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That man over there, the quiet one who works with bees and vegetables and mushrooms and songs, his name is Paul Lott. He’s smiling because the world is almost round or that today isn’t effortless or about a hive taking to a queen or because he enjoys his doing. Out on his farm, that man over there said, “The work is my pay. I go to sleep at night knowing I love what I did and gave it my all.”

Some farms are big for a fact while others show their size in the variety of things grown and tasks undertaken and interests explored. Lott Farm & Apiary in Waynesville, North Carolina, does vegetables and fruits and honey and gourds and woodcrafts and mushrooms and herbs. The weather is two weeks ahead of normal, warmer than normal, and here among the buckwheat and berseem clover Paul Lott stands looking at his apple trees and beehives. “Each has a role to fulfill, why I love them.” Paul is talking about bees. He speaks casually from his knowing about queens, colonies, gestation periods, drones, sugar-candy water, larvae, nectar flows, cycles and time. There is a craft to keeping each hive healthy, a long learning and honing and patience, the humility to be awed by things.

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With ties to Jacksonville, Florida, and Louisville, Kentucky, the Lotts moved to Haywood County in 1996. Paul arrived two years later to take care of his convalescing parents, Oscar and Gail, both of whom recently passed. There are sunflowers throughout the farm. Oscar Lott planted sunflowers at the end of each row because he believed one had to plant something for the soul. Paul does the same. Rows of vegetables end in booming sunflowers as tall as men with faces aloud. Some minutes from now, Paul will say, “It’s the difference between a sure thing you kinda do versus the unsure thing you love to do.”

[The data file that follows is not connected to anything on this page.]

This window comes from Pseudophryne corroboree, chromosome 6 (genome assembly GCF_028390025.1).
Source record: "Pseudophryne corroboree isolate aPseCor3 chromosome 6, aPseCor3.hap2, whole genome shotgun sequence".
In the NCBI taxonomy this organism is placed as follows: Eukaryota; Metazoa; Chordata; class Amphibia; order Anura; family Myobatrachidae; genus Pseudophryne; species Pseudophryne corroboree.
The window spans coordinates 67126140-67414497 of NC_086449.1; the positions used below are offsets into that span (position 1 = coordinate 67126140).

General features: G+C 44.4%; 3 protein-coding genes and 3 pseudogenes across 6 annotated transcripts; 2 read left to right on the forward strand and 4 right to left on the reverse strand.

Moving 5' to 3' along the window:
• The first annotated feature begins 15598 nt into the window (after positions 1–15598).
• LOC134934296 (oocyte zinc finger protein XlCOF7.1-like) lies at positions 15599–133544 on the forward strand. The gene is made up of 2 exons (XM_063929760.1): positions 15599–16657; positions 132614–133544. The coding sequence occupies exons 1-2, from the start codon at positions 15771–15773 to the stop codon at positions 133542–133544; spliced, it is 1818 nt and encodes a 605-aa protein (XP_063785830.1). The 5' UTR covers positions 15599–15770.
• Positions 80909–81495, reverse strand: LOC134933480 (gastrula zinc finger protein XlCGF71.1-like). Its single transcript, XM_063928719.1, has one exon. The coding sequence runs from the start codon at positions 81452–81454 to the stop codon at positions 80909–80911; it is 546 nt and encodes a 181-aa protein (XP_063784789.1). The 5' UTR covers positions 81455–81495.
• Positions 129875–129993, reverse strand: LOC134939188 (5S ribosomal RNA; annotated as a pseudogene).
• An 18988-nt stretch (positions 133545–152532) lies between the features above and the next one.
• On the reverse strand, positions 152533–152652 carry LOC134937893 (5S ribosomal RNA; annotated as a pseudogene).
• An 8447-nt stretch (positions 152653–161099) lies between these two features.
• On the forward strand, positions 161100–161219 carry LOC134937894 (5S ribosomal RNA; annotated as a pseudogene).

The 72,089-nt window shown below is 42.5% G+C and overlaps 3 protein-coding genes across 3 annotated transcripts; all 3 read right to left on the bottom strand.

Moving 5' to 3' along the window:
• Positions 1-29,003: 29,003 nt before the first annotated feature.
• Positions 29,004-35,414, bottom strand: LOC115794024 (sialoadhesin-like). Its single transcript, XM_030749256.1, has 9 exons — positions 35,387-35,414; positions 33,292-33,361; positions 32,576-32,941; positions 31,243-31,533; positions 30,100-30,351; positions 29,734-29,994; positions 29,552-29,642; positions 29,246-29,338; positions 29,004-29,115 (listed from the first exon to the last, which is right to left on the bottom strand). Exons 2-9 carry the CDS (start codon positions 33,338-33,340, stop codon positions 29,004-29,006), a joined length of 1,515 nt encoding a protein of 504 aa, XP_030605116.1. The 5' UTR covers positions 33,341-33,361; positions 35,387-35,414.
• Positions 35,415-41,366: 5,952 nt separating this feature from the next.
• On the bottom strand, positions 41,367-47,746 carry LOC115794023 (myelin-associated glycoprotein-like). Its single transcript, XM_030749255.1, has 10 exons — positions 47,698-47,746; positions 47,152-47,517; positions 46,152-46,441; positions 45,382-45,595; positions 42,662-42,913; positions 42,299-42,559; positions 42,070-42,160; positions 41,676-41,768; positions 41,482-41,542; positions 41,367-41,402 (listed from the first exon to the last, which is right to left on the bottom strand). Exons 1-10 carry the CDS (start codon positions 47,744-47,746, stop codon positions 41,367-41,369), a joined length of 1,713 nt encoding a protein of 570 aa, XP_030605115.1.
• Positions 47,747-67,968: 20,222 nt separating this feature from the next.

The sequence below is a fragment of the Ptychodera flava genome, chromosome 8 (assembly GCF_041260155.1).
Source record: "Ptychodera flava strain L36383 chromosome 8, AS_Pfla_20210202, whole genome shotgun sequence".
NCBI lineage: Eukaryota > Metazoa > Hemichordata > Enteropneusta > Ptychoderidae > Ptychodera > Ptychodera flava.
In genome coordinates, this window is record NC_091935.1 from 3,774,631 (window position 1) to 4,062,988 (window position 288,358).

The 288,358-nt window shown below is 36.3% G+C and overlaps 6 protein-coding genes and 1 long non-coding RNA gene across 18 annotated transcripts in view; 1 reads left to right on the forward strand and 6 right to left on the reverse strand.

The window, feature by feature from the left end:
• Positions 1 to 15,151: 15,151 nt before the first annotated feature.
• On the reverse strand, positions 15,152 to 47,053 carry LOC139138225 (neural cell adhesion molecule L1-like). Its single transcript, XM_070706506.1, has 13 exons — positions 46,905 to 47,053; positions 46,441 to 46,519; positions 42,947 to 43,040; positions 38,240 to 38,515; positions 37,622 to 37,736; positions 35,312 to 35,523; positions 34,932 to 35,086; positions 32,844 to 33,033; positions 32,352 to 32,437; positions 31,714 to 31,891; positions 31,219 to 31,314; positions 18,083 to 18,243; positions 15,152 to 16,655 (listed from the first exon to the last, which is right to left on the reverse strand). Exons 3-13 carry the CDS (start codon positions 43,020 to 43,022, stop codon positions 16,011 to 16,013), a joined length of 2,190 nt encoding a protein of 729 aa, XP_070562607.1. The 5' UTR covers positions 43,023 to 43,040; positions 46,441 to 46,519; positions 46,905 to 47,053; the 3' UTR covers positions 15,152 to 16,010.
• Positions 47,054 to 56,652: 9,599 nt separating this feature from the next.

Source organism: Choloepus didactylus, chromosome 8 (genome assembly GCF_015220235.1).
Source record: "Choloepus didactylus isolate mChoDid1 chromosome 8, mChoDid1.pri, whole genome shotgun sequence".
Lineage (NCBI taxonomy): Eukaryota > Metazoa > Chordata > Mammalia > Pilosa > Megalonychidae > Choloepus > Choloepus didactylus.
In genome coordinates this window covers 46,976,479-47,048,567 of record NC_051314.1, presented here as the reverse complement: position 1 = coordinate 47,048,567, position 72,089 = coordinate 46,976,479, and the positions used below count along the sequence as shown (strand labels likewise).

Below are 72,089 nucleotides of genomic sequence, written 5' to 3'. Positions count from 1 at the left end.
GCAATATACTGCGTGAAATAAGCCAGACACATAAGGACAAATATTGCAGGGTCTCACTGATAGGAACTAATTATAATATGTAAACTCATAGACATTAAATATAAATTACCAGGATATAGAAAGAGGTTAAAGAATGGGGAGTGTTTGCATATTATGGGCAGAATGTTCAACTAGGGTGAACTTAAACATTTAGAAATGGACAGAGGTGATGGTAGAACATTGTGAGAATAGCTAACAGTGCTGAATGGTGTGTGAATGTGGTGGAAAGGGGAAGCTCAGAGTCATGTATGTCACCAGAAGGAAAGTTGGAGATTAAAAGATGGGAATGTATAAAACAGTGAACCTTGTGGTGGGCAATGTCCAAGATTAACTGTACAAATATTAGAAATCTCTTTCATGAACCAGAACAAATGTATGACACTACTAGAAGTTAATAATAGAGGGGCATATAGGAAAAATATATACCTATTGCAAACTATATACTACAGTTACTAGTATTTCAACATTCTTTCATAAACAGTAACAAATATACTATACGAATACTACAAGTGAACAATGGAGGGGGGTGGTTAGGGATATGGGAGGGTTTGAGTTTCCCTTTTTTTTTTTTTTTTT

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The dog follows us beyond a gate where chickens range under pockets of jewelweed in flower. Paul shows us the leaves and the stems and the roots. Jewelweed is a botanical remedy for poison ivy and poison oak. Nearby are neat stacks of logs and a deeper air smelling of damp and dirt. Paul became interested in mushrooms when looking for herbal remedies that would alleviate his father’s pain. He speaks casually from his knowing about lion’s mane, moistures, inoculations, shocking the logs, mycellum, rotation, tradeoffs, cycles and time. They reveal themselves, these arcs of curiosity that begin and bend and delve through knowing and not knowing.

There is a studio on the farm where Oscar Lott painted and sketched and carved. The walls are full of paintings spanning impressionism, German expressionism, abstract, and idyllic landscapes. On the easel sits an unfinished portrait of the young woman in Renoir’s “Dance at Bougival.” Oscar Lott could paint. Paul describes his father the way a proud son would of a man who lived to be 87 years old when the doctors said he would die in his boyhood from a medical condition. Oscar made it through World War II and the shipyards of Jacksonville. Here is a painting of a winter scene with stark tree limbs under a brittle sky. Paul loves the way his father used purple in the sky and blues in the snow. Later when he sits us down in his home, Paul Lott picks up a guitar and plays and sings. “Once I lived the life of a millionaire, spent all my money, I just did not care. Took all my friends out for a good time, bought bootleg whiskey, champagne and wine…” A good song. Paul plays the guitar warm and pure, doesn’t beat the strings or cane the chords. He sings low and true, this man.